What you do on your holidays?

Well, what do you do?

We’ve just come back from a wonderful 10 days in Tuscany, celebrating the 50th anniversary of excavations at Poggio Civitate (Murlo). We stayed with great archaeology friends in a beautiful place, witnessed a 3D reconstruction of an Etruscan architectural terracotta made entirely from cheese, ate far too much food and let Silvia stay up too late.

Pyrgi tablets
Pygi tablets, picture by me, (C) Soprintendenza per i Beni Archeologici Etruria Meridionale. Shiny shiny.

We also visited a remarkable exhibition. Etruschi: maestri di scrittura (Etruscans: masters of writing) is currently on at the wonderful Accademia Etrusca at Cortona. It was incredible- iconic Etruscan artefacts all gathered together into a beautiful show. The Pyrgi tablets! The Zagreb text! That image of Charun with hammer and snakes on a pot. Even pots from my PhD thesis were there. Now, you’d think that with objects like this on show the place would be a sellout.

Not so much, actually. In fact, we were the only people in the exhibition when we visited, in the middle of the afternoon on a day on which Cortona was packed, and I mean packed, with tourists. We queued for gelato at the artisanal place for 30 minutes it was so busy. Yet in the entire museum there were two other families that we saw. I mean, it wasn’t a bad thing: Silvia was able to rampage on the access ramps and bash her doll on the hallowed stone floors over which so many esteemed archaeological feet have walked. But this is not good for promoting Etruscan archaeology. Or, let’s be bold, archaeology at all.

S Cortona
Silvia looks pensively around Etruschi: Maestri di Scrittura

Why is this happening? Well, maybe the €20 pp entrance fee had something to do with it. I thought it was well worth it, husband was less sure. Surely, that’s the amount that many of these privileged holidaymakers would spend on a bottle of wine? It’s certainly the equal of what I’d budget for a nice lunch per person, and you get several hours (we spent 2, even with a toddler) of beautiful things and new knowledge for your cash. Is it promotion? I don’t think so: I’ve seen references to the event scattered in the… ah. In the Italian press. Maybe foreign language media outlets aren’t promoting exhibitions like this. But if you were wandering around Cortona, which many tourists were, you would end up in this beautiful square where the Accademia is, see the poster and surely think: yes, I’ll go in. Anecdotally at least, people didn’t. I’ll be keen to see the final visitor stats, and I’d love to know where everyone came from.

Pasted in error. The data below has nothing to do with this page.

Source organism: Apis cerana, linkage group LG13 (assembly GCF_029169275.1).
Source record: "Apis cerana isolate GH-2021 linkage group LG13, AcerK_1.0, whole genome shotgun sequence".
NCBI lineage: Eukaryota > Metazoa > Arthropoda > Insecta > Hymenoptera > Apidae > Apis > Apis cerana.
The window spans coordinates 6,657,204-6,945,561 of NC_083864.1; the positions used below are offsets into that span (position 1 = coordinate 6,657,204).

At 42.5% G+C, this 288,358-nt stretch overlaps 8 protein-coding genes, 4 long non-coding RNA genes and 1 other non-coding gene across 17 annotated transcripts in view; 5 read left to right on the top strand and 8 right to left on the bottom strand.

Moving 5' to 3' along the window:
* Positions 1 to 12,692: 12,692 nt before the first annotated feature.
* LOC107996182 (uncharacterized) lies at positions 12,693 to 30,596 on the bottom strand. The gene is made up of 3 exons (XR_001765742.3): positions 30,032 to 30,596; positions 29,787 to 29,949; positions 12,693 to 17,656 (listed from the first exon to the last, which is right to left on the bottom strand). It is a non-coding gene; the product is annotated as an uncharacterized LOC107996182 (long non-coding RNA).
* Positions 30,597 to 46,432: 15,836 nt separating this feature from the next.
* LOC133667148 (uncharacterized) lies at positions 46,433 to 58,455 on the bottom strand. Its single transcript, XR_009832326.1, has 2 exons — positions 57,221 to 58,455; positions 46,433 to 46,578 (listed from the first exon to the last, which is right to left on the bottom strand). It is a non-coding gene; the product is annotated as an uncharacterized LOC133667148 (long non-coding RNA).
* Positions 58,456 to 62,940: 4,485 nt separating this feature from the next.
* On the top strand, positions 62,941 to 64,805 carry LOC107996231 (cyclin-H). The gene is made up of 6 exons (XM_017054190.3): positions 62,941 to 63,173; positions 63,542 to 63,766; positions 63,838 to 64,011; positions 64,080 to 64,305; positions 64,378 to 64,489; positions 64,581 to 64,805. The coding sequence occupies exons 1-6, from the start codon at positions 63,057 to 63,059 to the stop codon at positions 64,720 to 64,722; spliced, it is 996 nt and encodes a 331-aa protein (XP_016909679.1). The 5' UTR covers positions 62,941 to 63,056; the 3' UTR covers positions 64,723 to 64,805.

The major reason behind this is a concept I’ve been pondering in preparation for an  Accordia Lecture I’m giving at UCL in November (gulp). From my old job in archaeological tourism, and writing my new book (off to expert reviewers this week- double gulp) I’ve been thinking a lot about the way the public encounters the Italian past. I believe there is a real problem with what I’m coming to term period-blindness. Visitors connect a place with a particular moment in its history: Cortona is a medieval hilltown, not an Etruscan citadel in their minds. As such, they are not ready to invest their time and money in exploring alternative pasts for the places they visit. They do not want their narratives to be disturbed by archeological palimpsests.

Further (anecdotal) evidence for the existence of this concept (which will be much tidier and better theorised by the autumn, honest) slapped me in the face just as we were leaving for the airport. We’d stayed in Florence for a single night- my husband had never visited. Our beautiful fancy pants hotel had a helpful list of museum opening hours and locations. Museums of the city, large and small, were included. Except one: the Florence Museo Archeologico, home of the stunning Chimaera of Arezzo, only a stone’s throw from the big showstopper sites in its own lovely square. Not there. I asked why not, and the desk staff had no idea such a museum even existed. I realised as we drove back to the airport that I had seen queues of over 90 minutes for other Florentine hotspots. Every museum we walked past had a line. Except “my” one.

What can we as an archaeological community do about this? Well, if you come to my talk in October I’ll be fishing for ideas and sharing my own.

 

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